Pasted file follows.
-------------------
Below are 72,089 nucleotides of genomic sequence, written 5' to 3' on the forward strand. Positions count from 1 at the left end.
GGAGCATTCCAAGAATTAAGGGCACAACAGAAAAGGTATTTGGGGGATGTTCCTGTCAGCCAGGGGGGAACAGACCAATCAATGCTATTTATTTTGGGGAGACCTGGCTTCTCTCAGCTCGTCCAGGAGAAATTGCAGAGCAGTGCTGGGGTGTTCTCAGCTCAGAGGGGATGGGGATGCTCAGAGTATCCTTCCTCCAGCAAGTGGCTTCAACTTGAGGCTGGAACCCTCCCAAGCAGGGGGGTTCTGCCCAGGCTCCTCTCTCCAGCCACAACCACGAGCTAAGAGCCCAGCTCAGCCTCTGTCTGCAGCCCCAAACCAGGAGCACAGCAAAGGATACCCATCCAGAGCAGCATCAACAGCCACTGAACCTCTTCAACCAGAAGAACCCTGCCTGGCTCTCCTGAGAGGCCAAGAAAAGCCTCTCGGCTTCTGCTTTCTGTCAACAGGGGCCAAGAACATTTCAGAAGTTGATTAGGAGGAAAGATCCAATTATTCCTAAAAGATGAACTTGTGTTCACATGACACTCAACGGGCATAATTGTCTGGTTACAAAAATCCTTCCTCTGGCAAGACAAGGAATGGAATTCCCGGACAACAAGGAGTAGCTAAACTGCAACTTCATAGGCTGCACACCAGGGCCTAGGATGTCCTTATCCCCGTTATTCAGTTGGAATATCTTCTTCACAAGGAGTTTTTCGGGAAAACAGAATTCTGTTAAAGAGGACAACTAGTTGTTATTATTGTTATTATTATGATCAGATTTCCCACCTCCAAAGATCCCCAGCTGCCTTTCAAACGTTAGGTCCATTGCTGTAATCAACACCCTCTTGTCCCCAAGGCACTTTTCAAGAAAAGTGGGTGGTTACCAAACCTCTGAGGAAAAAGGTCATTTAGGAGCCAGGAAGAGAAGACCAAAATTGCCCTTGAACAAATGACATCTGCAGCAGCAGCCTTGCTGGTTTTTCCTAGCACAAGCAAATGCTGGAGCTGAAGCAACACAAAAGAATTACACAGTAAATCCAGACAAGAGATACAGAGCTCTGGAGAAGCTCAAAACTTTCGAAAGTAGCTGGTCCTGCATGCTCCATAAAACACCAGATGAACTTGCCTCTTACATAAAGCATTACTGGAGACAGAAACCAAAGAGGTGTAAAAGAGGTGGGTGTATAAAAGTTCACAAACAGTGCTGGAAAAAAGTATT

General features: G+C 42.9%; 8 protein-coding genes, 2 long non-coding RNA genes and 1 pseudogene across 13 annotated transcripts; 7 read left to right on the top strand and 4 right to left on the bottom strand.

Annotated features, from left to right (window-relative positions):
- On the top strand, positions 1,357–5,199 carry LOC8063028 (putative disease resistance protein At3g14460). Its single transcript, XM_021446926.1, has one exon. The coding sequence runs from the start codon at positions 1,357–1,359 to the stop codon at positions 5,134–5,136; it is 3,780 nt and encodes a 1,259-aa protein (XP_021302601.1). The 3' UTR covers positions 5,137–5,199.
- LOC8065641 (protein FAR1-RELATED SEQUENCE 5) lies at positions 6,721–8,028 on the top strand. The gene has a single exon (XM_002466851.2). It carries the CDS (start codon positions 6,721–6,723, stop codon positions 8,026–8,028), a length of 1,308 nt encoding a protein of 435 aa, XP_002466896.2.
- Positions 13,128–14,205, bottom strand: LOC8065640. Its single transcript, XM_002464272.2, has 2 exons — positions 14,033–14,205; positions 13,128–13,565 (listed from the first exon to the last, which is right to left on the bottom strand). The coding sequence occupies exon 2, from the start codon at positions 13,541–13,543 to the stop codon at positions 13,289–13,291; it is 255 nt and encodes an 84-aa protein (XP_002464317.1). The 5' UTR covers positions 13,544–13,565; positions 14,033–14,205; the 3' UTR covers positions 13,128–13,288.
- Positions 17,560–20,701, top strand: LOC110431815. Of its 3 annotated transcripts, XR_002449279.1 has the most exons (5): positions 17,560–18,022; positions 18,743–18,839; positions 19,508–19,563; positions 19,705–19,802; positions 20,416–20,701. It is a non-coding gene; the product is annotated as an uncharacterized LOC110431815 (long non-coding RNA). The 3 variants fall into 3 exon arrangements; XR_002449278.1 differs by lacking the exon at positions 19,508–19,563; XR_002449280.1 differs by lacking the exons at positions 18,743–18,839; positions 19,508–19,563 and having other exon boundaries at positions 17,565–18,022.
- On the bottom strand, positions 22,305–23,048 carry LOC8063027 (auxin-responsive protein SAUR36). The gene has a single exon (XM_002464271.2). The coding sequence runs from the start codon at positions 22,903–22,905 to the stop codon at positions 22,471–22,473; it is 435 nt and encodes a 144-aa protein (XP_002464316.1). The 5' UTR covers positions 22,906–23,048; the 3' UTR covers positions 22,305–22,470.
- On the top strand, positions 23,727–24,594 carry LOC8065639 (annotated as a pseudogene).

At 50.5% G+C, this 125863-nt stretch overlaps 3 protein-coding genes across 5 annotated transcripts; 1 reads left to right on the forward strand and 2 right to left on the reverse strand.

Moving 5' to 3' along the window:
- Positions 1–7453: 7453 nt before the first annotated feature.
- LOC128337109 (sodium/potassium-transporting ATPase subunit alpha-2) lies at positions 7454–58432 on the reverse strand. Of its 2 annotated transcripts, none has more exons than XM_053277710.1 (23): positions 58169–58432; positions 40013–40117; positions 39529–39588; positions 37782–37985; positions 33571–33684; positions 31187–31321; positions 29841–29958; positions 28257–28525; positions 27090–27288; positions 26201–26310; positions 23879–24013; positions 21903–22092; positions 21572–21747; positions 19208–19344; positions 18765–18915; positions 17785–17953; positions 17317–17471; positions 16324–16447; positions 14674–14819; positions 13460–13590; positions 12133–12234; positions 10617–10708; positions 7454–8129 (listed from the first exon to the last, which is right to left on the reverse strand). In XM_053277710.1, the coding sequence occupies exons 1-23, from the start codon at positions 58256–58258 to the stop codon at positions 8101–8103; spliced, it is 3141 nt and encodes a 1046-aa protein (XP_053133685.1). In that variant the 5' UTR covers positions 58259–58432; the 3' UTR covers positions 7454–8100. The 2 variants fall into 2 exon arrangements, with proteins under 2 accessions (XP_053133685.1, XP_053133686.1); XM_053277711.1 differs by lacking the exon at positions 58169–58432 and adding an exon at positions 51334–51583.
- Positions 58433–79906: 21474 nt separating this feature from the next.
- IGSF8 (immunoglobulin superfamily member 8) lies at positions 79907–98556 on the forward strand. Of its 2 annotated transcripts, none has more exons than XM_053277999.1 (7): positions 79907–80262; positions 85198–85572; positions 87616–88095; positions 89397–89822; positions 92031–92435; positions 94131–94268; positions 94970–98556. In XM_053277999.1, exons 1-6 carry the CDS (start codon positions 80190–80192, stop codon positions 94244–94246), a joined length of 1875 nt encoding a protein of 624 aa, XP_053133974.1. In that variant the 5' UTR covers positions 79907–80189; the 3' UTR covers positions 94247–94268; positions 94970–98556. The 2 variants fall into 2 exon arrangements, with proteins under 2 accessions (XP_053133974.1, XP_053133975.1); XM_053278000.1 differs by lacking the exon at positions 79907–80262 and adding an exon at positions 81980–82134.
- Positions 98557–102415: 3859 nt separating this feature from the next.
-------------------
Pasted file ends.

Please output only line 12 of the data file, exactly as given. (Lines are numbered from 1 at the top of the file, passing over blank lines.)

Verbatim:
Moving 5' to 3' along the window: